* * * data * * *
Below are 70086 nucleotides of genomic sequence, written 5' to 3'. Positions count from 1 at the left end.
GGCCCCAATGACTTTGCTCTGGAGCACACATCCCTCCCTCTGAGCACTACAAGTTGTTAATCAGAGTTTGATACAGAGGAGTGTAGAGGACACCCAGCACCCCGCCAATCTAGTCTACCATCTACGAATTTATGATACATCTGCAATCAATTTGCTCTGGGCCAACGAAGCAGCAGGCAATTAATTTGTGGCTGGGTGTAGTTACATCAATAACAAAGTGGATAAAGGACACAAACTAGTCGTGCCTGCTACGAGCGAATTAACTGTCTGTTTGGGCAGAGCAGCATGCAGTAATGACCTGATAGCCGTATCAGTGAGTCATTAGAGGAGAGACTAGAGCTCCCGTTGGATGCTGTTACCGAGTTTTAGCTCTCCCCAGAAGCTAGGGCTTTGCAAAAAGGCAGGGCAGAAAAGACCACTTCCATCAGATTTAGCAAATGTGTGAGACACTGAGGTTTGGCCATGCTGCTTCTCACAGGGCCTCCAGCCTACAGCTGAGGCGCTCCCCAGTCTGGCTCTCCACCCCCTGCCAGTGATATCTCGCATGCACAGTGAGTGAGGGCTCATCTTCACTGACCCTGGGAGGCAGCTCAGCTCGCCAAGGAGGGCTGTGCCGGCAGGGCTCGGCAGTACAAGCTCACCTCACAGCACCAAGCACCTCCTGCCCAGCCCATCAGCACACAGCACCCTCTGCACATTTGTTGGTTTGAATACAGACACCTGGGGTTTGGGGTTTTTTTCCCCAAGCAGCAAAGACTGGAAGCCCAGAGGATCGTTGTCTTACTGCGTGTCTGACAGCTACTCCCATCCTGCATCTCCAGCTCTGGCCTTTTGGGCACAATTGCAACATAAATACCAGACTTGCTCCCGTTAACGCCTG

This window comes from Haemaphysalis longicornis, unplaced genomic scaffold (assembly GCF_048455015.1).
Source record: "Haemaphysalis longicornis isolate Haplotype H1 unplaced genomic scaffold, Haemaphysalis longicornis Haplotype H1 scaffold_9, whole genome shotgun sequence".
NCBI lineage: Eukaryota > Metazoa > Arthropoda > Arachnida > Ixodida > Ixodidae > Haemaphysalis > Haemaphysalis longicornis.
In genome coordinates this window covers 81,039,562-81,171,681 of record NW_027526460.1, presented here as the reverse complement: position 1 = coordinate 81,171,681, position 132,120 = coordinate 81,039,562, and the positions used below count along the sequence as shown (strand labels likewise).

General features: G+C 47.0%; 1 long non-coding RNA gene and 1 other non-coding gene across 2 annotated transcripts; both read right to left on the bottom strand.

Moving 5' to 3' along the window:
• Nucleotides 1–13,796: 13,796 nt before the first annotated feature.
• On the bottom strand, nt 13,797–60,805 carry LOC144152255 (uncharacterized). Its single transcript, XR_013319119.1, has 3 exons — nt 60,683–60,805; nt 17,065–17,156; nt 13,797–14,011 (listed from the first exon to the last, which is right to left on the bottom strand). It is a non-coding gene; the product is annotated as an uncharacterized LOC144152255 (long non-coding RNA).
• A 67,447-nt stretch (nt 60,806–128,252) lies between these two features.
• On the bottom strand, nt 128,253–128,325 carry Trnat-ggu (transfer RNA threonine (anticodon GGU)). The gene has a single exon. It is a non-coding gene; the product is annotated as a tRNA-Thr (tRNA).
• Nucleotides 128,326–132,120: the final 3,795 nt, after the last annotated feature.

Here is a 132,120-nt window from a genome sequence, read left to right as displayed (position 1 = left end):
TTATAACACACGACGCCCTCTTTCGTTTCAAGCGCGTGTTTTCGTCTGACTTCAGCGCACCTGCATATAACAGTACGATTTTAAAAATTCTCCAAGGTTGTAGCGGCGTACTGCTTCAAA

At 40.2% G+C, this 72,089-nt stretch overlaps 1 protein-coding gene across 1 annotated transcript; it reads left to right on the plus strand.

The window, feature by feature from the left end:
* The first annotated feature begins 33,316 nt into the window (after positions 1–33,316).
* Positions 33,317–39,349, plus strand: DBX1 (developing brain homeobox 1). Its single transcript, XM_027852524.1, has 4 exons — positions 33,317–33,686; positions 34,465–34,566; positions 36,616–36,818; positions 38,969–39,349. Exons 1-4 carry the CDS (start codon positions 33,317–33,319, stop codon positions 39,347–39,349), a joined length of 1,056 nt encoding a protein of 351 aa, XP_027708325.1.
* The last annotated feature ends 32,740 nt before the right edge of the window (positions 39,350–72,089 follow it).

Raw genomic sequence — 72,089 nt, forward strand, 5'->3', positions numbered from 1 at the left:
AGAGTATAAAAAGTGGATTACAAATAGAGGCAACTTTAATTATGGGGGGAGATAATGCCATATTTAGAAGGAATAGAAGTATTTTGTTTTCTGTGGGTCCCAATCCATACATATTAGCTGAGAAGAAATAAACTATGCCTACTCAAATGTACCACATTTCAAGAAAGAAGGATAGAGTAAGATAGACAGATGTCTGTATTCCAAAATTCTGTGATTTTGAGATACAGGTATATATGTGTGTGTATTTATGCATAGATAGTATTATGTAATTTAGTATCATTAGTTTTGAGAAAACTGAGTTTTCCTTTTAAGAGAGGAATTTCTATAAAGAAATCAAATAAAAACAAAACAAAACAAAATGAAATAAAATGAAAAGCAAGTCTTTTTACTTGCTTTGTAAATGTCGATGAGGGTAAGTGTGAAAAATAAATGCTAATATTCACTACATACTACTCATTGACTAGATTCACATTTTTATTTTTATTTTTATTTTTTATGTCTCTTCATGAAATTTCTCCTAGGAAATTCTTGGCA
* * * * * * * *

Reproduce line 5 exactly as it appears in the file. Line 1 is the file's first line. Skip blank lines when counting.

NCBI lineage: Eukaryota > Metazoa > Arthropoda > Arachnida > Ixodida > Ixodidae > Haemaphysalis > Haemaphysalis longicornis.